Cathleen Titus ’71

Cathleen Titus ’71

Written by Nataly Cifuentes ’16

Cathleen Titus '71

Cathleen Titus ’71

How does a girl from a pre-feminist time rise to an international career filled with travel, intellectual challenge, friends and colleagues around the globe, and still find time for family? Meet Cathleen Titus, who, after graduating from the all-girls Marymount School in New York, sought out a top-ranked, modest-sized Northeastern women’s liberal arts college. In 1967, she began her undergraduate studies at Manhattanville College where she earned a Bachelor of Arts degree in English.

While Cathleen’s class just missed Manhattanville’s official transition from being an all-women’s college to a co-educational institution in 1972, she did attend on the cusp of dramatic change. “I was lucky enough to experience a huge cultural shift during my four years. Instead of being predictable, life became much more uncertain and exciting – art, racial demonstrations, music, anti-war protests, and women’s rights – reality changed daily. It challenged us to think, interpret, choose,” she reflected. “I entered a Catholic women’s college, and left a non-sectarian, co-ed one.” Another eye-opening experience for Cathleen was her participation in a collaborative program called SHARE (Sacred Heart Academic Rehabilitation Experiment), in which students were matched with a diverse group of academically underserved students.

Cathleen believes that her liberal arts education, especially as an English major, gave her an advantage in communication and general knowledge and provided a foundation for her career. Several of Cathleen’s professors were particularly inspiring during her time at Manhattanville. Professor Margaret Williams’ understanding of the origins of Middle English, literature and communication impressed her, while Robert O’Clair taught her how to appreciate the language of Keats. Additionally, Professor Katherine Alexeieff sparked Cathleen’s interest in Russian literature, planting the seed of curiosity about other cultures.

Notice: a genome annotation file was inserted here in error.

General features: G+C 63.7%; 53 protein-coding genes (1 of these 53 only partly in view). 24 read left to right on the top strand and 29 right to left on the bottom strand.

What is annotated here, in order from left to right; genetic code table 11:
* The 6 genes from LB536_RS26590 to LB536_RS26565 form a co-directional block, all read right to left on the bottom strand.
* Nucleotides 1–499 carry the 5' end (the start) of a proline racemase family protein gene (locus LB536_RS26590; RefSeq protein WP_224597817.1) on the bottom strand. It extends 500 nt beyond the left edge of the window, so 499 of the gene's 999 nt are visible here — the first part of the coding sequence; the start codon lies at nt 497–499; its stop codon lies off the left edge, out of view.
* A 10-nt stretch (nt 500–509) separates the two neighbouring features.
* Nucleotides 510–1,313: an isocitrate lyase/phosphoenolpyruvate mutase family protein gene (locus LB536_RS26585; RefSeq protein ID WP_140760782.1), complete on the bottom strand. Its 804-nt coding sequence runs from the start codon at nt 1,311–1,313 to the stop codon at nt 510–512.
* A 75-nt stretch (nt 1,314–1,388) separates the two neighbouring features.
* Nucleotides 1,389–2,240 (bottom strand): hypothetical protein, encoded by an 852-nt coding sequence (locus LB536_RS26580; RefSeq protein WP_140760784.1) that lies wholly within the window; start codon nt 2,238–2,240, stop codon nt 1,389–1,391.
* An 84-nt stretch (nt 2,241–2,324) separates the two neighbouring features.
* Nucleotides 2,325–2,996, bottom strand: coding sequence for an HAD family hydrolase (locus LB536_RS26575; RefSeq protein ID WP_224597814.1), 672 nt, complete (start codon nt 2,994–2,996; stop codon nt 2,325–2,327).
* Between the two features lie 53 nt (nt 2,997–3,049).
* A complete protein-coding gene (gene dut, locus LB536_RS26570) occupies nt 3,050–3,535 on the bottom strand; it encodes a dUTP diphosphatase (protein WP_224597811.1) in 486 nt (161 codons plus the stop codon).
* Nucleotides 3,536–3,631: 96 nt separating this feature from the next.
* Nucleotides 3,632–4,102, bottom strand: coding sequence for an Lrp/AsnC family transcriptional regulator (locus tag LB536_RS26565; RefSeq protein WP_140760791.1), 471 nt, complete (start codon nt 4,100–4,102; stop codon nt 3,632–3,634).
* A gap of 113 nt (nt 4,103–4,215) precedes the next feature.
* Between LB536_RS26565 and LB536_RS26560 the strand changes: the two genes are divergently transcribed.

After completing her undergraduate studies, and in immediate need of a job, Cathleen began working for the King Features Syndicate Division of Hearst Corporation, “home to the world’s most famous and loved comic strips, columns, editorial cartoons, puzzles, games and licensed brands.” While she was initially offered a typing job at the company, her skills attracted the right attention and she soon graduated into the Editorial Department. She worked on several of the companies’ popular columns where her background as an English major served her well in writing about a variety of topics. Later, Cathleen expanded her professional horizons by accepting a position within the merchandising and licensing department,  promoting the sale of King Features’ various brands and characters, including Popeye and Betty Boop. Eventually, Cathleen’s achievements earned her a position as Vice President of International Licensing overseeing a network of 25 international agents, with over 1,000 products and publishing licenses.